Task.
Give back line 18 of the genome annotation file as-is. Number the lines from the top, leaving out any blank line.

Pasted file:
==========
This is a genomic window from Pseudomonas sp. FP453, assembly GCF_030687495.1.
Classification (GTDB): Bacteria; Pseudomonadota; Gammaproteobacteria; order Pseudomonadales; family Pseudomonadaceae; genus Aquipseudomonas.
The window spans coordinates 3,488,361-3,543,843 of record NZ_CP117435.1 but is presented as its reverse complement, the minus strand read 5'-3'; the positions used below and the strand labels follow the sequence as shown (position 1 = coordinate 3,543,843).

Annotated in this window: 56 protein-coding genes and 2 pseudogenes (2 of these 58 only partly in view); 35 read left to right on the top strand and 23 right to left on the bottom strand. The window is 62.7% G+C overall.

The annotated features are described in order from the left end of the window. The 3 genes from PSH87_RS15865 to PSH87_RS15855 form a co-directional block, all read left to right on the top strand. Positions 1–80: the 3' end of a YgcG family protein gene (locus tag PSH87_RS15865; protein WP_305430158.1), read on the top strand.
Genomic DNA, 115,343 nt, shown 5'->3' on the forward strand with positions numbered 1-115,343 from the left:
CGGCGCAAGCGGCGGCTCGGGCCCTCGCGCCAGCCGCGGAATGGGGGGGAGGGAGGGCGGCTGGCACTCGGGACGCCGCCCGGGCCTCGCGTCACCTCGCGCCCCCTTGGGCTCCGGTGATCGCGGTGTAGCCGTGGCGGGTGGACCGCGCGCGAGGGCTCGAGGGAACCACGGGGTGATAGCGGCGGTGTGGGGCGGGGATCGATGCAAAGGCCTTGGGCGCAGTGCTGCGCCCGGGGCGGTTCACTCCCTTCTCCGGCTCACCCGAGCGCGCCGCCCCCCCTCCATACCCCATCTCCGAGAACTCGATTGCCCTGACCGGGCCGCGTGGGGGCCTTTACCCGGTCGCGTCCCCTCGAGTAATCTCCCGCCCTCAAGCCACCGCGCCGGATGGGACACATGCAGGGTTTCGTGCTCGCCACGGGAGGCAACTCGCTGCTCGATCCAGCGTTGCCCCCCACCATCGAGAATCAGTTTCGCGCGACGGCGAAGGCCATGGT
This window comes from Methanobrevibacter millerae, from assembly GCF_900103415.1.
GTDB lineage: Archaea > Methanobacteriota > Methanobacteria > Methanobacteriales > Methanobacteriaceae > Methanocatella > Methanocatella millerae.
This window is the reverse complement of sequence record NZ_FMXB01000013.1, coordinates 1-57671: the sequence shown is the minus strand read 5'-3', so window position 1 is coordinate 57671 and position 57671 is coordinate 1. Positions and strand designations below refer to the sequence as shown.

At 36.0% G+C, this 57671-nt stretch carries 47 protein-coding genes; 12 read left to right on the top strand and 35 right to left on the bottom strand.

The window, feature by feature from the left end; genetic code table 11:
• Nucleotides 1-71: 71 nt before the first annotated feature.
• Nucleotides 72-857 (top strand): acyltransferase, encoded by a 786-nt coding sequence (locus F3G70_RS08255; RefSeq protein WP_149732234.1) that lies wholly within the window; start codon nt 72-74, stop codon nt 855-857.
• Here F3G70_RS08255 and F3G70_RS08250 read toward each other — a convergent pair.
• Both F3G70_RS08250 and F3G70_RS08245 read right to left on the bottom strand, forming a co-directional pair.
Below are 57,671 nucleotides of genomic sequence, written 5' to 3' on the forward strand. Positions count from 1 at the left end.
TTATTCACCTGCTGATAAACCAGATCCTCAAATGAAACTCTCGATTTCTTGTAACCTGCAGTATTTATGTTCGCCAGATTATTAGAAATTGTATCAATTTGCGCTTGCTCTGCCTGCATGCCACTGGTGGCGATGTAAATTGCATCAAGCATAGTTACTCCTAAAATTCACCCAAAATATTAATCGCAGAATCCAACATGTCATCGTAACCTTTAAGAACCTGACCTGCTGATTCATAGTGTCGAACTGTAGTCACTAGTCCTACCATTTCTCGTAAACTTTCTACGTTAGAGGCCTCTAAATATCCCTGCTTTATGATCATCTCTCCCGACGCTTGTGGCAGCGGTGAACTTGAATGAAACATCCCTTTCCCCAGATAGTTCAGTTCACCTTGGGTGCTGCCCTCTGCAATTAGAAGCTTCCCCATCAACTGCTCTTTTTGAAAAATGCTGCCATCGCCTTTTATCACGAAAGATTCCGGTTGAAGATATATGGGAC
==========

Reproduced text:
TTATTCACCTGCTGATAAACCAGATCCTCAAATGAAACTCTCGATTTCTTGTAACCTGCAGTATTTATGTTCGCCAGATTATTAGAAATTGTATCAATTTGCGCTTGCTCTGCCTGCATGCCACTGGTGGCGATGTAAATTGCATCAAGCATAGTTACTCCTAAAATTCACCCAAAATATTAATCGCAGAATCCAACATGTCATCGTAACCTTTAAGAACCTGACCTGCTGATTCATAGTGTCGAACTGTAGTCACTAGTCCTACCATTTCTCGTAAACTTTCTACGTTAGAGGCCTCTAAATATCCCTGCTTTATGATCATCTCTCCCGACGCTTGTGGCAGCGGTGAACTTGAATGAAACATCCCTTTCCCCAGATAGTTCAGTTCACCTTGGGTGCTGCCCTCTGCAATTAGAAGCTTCCCCATCAACTGCTCTTTTTGAAAAATGCTGCCATCGCCTTTTATCACGAAAGATTCCGGTTGAAGATATATGGGAC